Huevos con Nopales y Cilantro
I’ve always been a little afraid of cactus plants. Though inclined to like any vegetation that looks like an alien life form, the very idea of a cactus sends tiny invisible splinters to my fingers. In reality, it’s the cactus that should fear me, since I managed to kill one in college with the reasoning that if it could just survive in the dessert, it would flourish with regular watering. It did not. While I’d vaguely heard of cactus salad and stuffed nopales, I didn’t grow up in the southwest and it wasn’t till visiting Mexico last year, where they were piled high in the markets, that I really thought of them as an everyday vegetable to try. Assuming I would have to wait for my next trip or plan a weekend excursion to Brooklyn’s Sunset Park, I was at Essex Market on the Lower East Side when I saw them in a produce case – firm, bright, and as perfectly ordinary as a pile of green beans. I brought them home.
Consulting Diana Kennedy’s My Mexico first, I decided to make them simply with scrambled eggs and corn tortillas. Cutting carefully around the edge then scraping off the nodes and protruding spines with a knife or peeler, I assumed that my New York cactus paddles were domesticated and skipped the gloves. It only took few pin-pricks to remind me what I was dealing with and the gloves came on. After a few quick searches, I decided to scrub the paddles first with the rough side of a clean sponge to wipe away the needles then give them a quick scrape to remove some of the thicker nods. Most recipes called for simmering or steaming the nopales beforehand but I wanted to them have some snap so I quickly sautéed them instead. Because I like my eggs on the runny, creamy side, I cooked them slowly and took them off the heat early. Adding the cilantro a little bit at a time, I thought it would overwhelm the scallions and nopales but it was perfect – the acidic nopales adding just the right element of something different. With winter finally here and the leaves long gone, there couldn’t be enough green – exactly what I needed.
Huevos con Nopales y Cilantro/Eggs with Cactus Pieces and Cilantro
Adapted from recipe by Sra. Antonia Hernández de Gutiérrez in Diana Kennedy’s My Mexico. Most recipes called for simmering or steaming the nopales beforehand to cut down on the okra-like mucilage the vegetable releases. Finding some later versions where they were added raw, I decided to skip this step and after a few minutes it had largely cooked away.
1 tablespoon sunflower or safflower oil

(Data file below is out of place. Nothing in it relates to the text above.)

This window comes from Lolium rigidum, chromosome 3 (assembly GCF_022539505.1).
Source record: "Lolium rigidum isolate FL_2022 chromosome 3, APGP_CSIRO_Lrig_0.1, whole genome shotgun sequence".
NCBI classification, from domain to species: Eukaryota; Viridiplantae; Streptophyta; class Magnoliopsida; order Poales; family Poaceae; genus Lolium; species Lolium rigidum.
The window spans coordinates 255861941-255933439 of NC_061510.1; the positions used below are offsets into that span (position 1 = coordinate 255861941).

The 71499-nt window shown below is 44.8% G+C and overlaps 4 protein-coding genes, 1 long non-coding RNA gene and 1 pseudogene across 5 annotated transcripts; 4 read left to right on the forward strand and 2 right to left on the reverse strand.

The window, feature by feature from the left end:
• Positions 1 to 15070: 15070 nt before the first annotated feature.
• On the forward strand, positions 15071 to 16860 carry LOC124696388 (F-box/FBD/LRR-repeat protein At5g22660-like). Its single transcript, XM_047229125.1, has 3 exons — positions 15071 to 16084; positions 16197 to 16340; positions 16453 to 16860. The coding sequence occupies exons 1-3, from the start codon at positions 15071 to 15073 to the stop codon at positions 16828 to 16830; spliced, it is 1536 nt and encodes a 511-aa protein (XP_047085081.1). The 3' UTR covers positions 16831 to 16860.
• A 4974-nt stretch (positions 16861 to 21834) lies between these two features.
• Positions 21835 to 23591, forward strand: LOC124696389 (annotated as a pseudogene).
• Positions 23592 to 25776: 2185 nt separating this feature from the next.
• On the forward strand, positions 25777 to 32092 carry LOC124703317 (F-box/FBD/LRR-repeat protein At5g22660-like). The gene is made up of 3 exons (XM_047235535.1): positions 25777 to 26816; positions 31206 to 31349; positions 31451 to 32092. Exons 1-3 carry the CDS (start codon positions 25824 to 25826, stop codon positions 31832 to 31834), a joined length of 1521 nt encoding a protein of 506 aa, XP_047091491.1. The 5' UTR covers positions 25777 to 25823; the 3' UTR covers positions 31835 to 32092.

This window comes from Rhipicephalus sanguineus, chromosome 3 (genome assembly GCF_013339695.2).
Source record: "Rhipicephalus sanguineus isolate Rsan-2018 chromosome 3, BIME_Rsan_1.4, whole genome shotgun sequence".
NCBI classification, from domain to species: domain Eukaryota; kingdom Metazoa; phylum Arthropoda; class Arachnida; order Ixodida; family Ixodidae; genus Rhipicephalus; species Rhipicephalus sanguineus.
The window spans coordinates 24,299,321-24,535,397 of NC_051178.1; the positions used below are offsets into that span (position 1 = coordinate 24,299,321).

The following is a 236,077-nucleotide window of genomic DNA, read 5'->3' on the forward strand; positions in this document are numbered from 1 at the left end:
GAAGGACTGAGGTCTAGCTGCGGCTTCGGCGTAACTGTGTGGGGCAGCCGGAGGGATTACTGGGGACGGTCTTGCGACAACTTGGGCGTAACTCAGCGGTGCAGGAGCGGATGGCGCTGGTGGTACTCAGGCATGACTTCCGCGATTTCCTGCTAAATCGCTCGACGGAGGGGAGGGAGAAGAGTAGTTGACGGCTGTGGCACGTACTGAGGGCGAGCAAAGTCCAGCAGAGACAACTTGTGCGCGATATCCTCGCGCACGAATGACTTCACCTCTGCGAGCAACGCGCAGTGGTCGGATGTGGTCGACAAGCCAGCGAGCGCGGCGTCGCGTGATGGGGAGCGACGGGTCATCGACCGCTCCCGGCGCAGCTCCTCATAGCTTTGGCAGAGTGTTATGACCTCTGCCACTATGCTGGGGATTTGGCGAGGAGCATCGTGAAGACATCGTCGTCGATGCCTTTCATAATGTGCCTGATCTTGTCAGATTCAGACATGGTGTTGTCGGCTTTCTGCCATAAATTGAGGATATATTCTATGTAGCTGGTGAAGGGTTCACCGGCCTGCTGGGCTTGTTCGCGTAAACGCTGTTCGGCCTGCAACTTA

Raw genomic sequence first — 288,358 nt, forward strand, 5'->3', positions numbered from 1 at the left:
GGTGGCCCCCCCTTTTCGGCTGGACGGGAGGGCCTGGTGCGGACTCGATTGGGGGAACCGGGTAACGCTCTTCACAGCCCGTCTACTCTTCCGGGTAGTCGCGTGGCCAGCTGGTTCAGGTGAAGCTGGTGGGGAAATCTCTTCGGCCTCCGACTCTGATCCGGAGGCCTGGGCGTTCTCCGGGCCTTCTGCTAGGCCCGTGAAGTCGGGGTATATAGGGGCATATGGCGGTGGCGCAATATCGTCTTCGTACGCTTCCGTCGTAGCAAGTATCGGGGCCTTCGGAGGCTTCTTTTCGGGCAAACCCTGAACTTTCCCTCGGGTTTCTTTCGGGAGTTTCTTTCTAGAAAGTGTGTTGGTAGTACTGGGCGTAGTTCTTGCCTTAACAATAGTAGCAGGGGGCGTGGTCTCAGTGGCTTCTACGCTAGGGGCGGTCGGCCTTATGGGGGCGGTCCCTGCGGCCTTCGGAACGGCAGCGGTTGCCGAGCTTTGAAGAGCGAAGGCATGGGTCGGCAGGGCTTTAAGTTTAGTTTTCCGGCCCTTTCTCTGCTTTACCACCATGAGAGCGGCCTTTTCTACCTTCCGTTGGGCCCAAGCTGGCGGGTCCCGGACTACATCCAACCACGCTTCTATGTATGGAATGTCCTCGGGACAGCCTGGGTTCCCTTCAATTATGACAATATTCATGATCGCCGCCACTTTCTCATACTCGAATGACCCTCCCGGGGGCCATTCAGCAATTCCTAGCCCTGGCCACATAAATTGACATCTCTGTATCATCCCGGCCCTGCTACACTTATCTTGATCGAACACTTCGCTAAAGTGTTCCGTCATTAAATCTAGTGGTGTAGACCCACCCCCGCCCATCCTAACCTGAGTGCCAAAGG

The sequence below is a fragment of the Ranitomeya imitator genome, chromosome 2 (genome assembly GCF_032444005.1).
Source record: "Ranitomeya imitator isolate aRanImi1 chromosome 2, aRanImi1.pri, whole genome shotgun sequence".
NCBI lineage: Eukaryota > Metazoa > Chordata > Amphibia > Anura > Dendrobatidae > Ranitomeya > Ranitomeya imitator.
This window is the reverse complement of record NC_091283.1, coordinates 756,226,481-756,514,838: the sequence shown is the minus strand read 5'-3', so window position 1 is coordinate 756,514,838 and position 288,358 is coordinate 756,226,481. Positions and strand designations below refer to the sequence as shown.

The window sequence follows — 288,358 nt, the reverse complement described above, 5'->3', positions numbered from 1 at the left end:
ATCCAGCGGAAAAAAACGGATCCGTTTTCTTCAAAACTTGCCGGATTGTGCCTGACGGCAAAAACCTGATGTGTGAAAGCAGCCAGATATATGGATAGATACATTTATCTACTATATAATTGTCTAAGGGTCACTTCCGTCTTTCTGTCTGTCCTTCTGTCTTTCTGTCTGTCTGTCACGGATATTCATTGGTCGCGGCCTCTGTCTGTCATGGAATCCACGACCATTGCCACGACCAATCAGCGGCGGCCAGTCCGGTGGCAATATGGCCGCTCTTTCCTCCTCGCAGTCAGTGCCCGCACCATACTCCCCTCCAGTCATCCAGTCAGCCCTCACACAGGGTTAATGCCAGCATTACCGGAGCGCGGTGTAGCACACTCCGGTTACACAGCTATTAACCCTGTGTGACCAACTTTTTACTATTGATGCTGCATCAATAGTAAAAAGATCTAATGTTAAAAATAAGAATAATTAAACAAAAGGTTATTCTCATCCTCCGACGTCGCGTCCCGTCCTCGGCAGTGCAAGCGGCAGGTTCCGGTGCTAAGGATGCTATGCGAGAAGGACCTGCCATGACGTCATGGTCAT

4 green scallions, white and green parts diced
3 garlic cloves, minced
Salt to taste
1 heaping cup of nopales (also known as prickly pear cactus or cactus paddles), diced
½ teaspoon dried Mexican oregano
4 eggs, lightly beaten
½ cup tightly packed fresh cilantro, stems and leaves, finely chopped
In a large saucepan, heat oil over medium heat. Add scallions and garlic and sauté for 1 minute. Add diced nopales and oregano. The nopales will release a mucilagenous fluid, continue to sauté until most of liquid has evaporated, an additional 3-4 minutes. Add the beaten eggs then immediately take heat down to lowest setting. Stir the eggs until the curds form to desired degree of doneness. Stir in the cilantro and remove from heat.
Serve with warm corn tortillas and slices of queso fresco.
Ana, I brought some packaged nopales from Mexico and I can’t wait to try this. It sounds like we are going to have a delicious breakfast this coming Saturday!!!!!!
I hope that’s an invitation because we’ll be there this Saturday!
hmm, que rico. just like my Mom´s!. (although she uses cooked nopales).
Although I have never had cactus, this dish looks like a must try. Thanks so much for sharing.
OOOH this looks delicious!
There is actually a recipe post that I am preparing as we speak for Huevos con Nopales y Cilantro/Eggs with Cactus Pieces and Cilantro.
I hope mine looks as good as yours once Im done!
I like this most..
I would like to share Fresco Tortillas for this dish..
Wonderful recipe and blog. I am an ex-Brooklynite who recently moved to Belgium. Love reading your stories. Thank you.
This looks truly delicious! Thanks so much for sharing your recipe, I look forward to finding more delicious meals through your page 🙂